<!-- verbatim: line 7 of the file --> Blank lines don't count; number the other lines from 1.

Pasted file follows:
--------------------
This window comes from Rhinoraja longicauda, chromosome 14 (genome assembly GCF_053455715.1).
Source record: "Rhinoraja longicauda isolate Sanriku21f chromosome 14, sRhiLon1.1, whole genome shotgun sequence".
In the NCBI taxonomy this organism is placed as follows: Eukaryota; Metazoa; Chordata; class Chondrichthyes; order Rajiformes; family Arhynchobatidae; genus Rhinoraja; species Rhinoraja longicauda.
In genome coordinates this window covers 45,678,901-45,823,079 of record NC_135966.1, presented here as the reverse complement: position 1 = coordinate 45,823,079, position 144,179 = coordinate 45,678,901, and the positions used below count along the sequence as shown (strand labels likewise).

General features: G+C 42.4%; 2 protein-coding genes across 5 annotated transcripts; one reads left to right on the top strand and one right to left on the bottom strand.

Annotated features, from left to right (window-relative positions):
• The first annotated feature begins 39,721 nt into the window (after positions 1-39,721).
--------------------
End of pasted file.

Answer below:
• The first annotated feature begins 39,721 nt into the window (after positions 1-39,721).